26. 26. 25 I the undersignedagree toparticipate inthisresearch ____________________ Respondentsignature Instructions:Pleaseuse the five-pointscale (shownbelow) torespondtothe questions.Fill ina cross inthe box withthe numberthatcorrespondswithyourview. Example usingthe 5 PointLikertScale Strongly Disagree Neither Agree Agree Strongly Disagree Nor Disagree Agree 1 2 3 4 5 Eg 1 Projectoutcomesgenerallymeetthe client's business x requirements Eg 2 ProjectsuccessisentirelywithinCityof Tshwane’scontrol x Section1 - Strategic Alignment 1 Projectsare selectedinline withbusiness goals 2 Projectoutcomes are generallyaligned with business goals 3 Requirementsare clearlydefinedfromthe beginning 4 Use of Work breakdownstructure(WBS), Networkactivitywhenplanningaproject 5 Projectoutcomesare clearlydefinedbythe client 6 The client determines project success by measuring projectoutcomes Strongly Disagree Neither Agree Agree Strongly Disagree Nor Disagree Agree 1 2 3 4 5 Section2 - ProjectSelection 1 Project managers are appointed at the concept stage of the project 2 The projectmanageris involved inthe project selection
  27. 27. 26 process 3 Project results have a strategic fit in the design and executionof future productsandservices 4 Projectsare selectedinline withbusiness growthand expansionstrategies 5 The principles of project management are applied uniformlyirrespective of the size of the project Section3 - ProjectOutcomes 1 The project usually satisfies the business operational requirements 2 Project deliverables are generally produced on time and withinbudget 3 The business owners usually believe that the project was successful 4 Projectsalwaysdeliverthe businessvalue it promises 5 The time, cost, quality and scope constraints are usually managedas planned 6 Projects ultimately provide satisfactory return on investmenttothe customer Section4 – ProjectAnalysis 1 Clientsclearlydefinedthe businesscase 2 The stakeholdershave knowledge aboutthe project 3 The stakeholdershave agoodcommunication skills 4 All the functional requirementsof the system gatheredat the beginning 5 The clienthave a betterunderstandabout whathe/she needs 6 Are there software toolsusedinplanningand managementof requirements 7 The goals andobjectivesare alwayswithinthe projectscope 8 Will the employeesacceptthe change 9 The projectsolutionalwaysmeetthe business needs 10 There isa properplanwhichwill identifyany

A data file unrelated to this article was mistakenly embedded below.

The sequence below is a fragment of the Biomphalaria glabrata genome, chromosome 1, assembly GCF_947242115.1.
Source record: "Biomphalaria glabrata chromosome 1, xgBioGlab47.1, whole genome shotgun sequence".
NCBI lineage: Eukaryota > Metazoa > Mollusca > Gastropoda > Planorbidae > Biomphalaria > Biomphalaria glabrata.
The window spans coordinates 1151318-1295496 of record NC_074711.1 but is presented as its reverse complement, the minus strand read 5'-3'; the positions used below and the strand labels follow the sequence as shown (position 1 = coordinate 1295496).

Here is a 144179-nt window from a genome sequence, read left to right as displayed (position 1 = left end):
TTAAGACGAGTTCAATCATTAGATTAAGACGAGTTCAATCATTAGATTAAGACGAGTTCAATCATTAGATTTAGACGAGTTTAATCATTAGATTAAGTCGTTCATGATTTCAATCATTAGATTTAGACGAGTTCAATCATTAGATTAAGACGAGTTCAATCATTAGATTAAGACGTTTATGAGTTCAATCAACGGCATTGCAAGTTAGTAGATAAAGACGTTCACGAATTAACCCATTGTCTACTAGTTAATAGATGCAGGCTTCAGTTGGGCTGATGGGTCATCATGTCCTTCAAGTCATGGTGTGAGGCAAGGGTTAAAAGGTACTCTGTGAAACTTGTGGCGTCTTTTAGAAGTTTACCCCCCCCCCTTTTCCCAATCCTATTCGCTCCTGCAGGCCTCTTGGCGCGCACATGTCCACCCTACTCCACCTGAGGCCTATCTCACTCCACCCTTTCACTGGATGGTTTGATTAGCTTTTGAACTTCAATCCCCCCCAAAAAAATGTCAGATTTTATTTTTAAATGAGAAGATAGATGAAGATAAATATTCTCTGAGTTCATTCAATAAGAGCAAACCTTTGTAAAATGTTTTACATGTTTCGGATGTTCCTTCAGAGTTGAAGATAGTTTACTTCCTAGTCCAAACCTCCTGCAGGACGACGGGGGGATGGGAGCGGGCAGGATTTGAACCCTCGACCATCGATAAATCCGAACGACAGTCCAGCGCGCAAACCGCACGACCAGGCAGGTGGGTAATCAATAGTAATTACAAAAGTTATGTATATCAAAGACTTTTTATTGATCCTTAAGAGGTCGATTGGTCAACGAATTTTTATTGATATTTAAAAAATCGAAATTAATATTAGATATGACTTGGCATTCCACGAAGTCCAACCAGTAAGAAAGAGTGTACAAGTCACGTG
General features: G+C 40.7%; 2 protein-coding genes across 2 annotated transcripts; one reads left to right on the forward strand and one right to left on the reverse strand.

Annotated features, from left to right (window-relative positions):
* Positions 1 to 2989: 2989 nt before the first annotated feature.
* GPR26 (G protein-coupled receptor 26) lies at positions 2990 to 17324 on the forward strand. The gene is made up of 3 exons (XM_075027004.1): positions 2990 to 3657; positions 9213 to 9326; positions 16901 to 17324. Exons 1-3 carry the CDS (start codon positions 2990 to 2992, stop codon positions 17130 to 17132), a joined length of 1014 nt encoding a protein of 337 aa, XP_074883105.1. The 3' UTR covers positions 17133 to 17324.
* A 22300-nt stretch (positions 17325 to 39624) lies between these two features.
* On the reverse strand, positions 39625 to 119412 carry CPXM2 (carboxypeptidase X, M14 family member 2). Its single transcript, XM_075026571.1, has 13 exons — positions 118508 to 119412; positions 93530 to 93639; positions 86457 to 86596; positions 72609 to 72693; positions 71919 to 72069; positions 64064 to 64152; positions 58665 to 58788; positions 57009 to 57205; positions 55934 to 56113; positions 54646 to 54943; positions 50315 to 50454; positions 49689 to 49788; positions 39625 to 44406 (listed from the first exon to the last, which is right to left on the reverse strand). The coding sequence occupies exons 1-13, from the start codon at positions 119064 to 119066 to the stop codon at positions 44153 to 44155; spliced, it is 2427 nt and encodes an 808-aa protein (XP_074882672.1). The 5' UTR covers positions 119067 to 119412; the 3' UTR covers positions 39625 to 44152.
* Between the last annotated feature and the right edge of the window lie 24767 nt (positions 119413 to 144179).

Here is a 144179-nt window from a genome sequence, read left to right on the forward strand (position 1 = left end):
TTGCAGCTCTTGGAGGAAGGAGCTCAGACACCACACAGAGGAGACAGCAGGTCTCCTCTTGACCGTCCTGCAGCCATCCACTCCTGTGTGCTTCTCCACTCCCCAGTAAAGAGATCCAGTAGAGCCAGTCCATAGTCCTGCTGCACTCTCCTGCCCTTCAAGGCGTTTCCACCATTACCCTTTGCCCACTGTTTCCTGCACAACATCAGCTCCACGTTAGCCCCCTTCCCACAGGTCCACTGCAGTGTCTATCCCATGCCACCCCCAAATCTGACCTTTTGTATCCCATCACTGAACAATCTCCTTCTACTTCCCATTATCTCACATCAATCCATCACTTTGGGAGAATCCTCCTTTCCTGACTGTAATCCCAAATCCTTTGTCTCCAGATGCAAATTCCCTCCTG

28. 28. 27 change in requirements Section5 - Reasonsfor failure 1 Lack of userinvolvement 2 Long or unrealistictimescales 3 Failure to adequately identify, document and track requirements 4 Scope creep 5 No formal change control system 6 Inadequately trained or inexperienced project managers 7 Poorleadershipatanyand all levels 8 Politics 9 Poorplansand planningprocesses 10 Misalignment between the project team and the business it serves 11 Inadequate or misused methods, processes and procedures 12 Inadequate communication in process tracking and reporting Thanks for your time and contribution in the study. Wishyou the bestin your work.